Stocks Surge on US-China Ceasefire, But Bonds Aren’t Buying It

As you’ve no doubt heard by now, US President Trump and Chinese President Xi were able to reach a ceasefire agreement at the G20 summit in Argentina over the weekend.

As you’ve no doubt heard by now, US President Trump and Chinese President Xi were able to reach a ceasefire agreement at the G20 summit in Argentina over the weekend.

In exchange for the US agreeing postponing the scheduled escalation of tariffs (from 10% to 25%) for 90 days, China agreed to "purchase a not yet agreed upon, but very substantial, amount of agricultural, energy, industrial, and other products from the United States to reduce the trade imbalance.” Ideally, the two sides will be able to reach a longer-term trade agreement over those 90 day; in other words, this is not a suspension of the trade war but a suspension of the escalation of the trade war.

Nonetheless, investors have generally cheered the outcome, with the trade-dependent commodity currencies gaining 60-80 pips against the greenback, global stocks rising across the board, and oil rallying 3%. Interestingly, the yields on Treasury bonds are flat to falling across the curve, signalling that the  “smartest market” is more skeptical that the weekend’s developments mark a turning point.

To wit, the benchmark 10-year Treasury bond is back to yielding just 2.99% after a brief gap higher to start the week. This level is exactly where the market closed Friday and represents the lowest interest rate since mid-September. While we’re generally cautious about technical analysis on fixed income markets, the yield appears to have formed a “double top” pattern around 3.25% earlier this quarter, suggesting that we could have further to fall from here.

Source: TradingView,

Concerningly, the yield on the 2-year Treasury is holding up better than the 10-year yield, meaning that the yield curve continues to flatten. For the uninitiated, the yield curve is a widely-watched indicator of an economy’s health. Historically, inversions in the yield curve (when the 2-year bill has a higher interest rate than the 10-year bond) have led to recessions. As the inset chart above shows, the widely-watched 2s10s spread has fallen to just 17bps, its lowest level since 2007. Basically, bond market traders are concerned about the longer-term prospects for the US economy, especially with the Fed on track to raise interest rates again next week.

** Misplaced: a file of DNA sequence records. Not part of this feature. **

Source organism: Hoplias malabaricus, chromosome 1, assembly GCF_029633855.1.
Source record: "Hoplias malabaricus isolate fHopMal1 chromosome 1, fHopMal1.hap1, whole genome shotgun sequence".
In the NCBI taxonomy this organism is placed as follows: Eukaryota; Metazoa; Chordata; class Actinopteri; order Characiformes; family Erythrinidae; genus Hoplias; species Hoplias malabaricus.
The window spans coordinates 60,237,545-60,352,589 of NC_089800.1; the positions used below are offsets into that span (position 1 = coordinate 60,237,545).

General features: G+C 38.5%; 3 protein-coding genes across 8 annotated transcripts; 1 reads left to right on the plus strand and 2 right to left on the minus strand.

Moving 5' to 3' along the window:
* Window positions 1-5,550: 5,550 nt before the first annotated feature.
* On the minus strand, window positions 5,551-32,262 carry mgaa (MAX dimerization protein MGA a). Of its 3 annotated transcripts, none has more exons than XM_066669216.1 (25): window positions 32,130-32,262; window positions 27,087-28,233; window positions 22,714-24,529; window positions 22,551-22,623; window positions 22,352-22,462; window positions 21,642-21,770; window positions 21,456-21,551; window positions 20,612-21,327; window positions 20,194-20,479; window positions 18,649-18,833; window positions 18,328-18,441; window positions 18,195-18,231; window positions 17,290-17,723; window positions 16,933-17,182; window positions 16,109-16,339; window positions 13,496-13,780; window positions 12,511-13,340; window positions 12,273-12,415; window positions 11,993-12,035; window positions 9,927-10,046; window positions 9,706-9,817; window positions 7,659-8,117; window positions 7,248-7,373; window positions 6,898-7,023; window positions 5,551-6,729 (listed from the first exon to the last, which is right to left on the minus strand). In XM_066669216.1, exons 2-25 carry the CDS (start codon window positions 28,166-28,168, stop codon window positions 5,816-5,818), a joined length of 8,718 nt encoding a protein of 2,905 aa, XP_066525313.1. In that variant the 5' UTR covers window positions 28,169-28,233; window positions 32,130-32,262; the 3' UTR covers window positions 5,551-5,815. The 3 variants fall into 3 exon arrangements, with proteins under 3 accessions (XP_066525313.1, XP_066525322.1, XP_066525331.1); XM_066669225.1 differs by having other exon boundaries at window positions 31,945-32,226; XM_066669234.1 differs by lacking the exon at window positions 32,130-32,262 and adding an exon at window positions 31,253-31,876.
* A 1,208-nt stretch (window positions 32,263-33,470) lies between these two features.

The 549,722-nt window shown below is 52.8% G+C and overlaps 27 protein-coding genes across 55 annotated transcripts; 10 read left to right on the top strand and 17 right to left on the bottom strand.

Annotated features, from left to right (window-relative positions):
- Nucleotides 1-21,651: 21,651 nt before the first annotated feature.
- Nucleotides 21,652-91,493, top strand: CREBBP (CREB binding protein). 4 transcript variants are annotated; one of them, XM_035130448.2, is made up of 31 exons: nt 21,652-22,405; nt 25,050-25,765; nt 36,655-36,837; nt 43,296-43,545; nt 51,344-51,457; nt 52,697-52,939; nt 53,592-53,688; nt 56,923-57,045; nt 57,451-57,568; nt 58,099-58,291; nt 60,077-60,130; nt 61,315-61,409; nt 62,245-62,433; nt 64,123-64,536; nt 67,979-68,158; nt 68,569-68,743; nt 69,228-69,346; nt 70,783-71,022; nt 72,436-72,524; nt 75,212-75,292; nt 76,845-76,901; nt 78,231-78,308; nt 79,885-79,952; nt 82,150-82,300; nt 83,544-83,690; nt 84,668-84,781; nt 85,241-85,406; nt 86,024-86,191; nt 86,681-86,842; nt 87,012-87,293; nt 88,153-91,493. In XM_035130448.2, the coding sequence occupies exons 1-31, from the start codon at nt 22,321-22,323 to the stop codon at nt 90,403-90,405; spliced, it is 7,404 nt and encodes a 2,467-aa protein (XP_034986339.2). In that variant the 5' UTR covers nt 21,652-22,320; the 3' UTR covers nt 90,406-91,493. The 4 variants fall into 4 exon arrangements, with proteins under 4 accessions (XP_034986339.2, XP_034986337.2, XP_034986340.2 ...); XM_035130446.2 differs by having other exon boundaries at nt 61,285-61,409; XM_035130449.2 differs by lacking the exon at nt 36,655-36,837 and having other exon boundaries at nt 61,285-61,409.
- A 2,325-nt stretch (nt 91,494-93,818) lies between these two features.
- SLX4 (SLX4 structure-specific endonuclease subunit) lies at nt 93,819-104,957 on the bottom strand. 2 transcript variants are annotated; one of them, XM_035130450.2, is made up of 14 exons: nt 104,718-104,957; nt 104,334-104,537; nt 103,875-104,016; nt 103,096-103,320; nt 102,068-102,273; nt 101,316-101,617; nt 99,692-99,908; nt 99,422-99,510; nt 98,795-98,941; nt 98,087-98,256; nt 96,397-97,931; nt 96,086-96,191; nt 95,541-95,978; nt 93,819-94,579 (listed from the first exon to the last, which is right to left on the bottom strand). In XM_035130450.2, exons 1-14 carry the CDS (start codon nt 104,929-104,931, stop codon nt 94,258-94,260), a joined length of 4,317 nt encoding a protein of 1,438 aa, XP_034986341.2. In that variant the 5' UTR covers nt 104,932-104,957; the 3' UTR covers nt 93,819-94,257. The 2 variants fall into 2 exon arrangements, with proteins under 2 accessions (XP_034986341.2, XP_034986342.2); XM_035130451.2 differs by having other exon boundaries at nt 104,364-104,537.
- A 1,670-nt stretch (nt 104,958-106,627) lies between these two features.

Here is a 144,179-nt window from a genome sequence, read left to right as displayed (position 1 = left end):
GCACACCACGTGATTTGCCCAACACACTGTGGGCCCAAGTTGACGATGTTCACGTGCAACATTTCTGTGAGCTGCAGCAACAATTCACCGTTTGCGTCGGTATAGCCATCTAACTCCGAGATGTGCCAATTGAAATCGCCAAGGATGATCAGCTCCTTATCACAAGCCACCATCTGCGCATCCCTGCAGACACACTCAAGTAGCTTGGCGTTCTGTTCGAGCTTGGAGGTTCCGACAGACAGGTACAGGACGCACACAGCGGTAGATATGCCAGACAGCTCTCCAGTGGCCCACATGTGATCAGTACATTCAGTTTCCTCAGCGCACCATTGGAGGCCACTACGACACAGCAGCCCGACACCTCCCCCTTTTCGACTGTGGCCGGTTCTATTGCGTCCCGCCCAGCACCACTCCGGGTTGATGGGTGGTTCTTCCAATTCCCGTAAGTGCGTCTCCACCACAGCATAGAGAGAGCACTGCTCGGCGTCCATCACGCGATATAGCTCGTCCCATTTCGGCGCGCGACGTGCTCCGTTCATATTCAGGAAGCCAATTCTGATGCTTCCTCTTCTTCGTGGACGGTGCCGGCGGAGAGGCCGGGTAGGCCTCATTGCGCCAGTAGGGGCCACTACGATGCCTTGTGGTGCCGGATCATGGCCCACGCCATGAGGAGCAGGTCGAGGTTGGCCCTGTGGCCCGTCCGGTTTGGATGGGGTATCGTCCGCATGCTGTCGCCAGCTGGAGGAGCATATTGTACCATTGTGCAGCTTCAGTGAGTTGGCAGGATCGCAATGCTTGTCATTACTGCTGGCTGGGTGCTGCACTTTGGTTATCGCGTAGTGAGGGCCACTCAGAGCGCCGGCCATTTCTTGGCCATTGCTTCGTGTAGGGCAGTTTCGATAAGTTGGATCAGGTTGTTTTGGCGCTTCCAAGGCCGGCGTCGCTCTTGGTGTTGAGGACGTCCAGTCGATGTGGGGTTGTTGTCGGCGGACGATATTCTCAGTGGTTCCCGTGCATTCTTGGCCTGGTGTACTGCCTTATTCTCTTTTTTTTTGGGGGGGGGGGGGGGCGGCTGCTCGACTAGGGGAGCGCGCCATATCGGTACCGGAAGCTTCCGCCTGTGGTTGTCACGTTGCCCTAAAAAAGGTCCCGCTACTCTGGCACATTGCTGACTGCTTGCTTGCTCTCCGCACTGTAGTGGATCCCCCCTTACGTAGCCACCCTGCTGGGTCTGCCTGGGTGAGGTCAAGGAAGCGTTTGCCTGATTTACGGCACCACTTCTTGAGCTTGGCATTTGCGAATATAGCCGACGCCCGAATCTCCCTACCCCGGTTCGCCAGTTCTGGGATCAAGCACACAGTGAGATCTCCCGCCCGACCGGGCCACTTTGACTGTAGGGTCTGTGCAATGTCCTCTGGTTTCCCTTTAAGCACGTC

Given its well-established trend, we expect the yield curve to continue to flatten and potentially invert as soon as next year. Of course, there’s no guarantee that the yield curve will invert, or that it will necessarily lead to a US recession even if it does. Nonetheless, with stocks and other risk assets in full-on rally mode, it’s important to note that the bond market is waving a big yellow flag. Unless we start to see interest rates participate in the post-G20 risk asset rally, bulls may want to tap the brakes on their optimism.

Disclaimer: The information on this web site is not targeted at the general public of any particular country. It is not intended for distribution to residents in any country where such distribution or use would contravene any local law or regulatory requirement. The information and opinions in this report are for general information use only and are not intended as an offer or solicitation with respect to the purchase or sale of any currency or CFD contract. All opinions and information contained in this report are subject to change without notice. This report has been prepared without regard to the specific investment objectives, financial situation and needs of any particular recipient. Any references to historical price movements or levels is informational based on our analysis and we do not represent or warranty that any such movements or levels are likely to reoccur in the future. While the information contained herein was obtained from sources believed to be reliable, author does not guarantee its accuracy or completeness, nor does author assume any liability for any direct, indirect or consequential loss that may result from the reliance by any person upon any such information or opinions.

Futures, Options on Futures, Foreign Exchange and other leveraged products involves significant risk of loss and is not suitable for all investors. Losses can exceed your deposits. Increasing leverage increases risk. Spot Gold and Silver contracts are not subject to regulation under the U.S. Commodity Exchange Act. Contracts for Difference (CFDs) are not available for US residents. Before deciding to trade forex and commodity futures, you should carefully consider your financial objectives, level of experience and risk appetite. Any opinions, news, research, analyses, prices or other information contained herein is intended as general information about the subject matter covered and is provided with the understanding that we do not provide any investment, legal, or tax advice. You should consult with appropriate counsel or other advisors on all investment, legal, or tax matters. References to or GAIN Capital refer to GAIN Capital Holdings Inc. and its subsidiaries. Please read Characteristics and Risks of Standardized Options.

Open an Account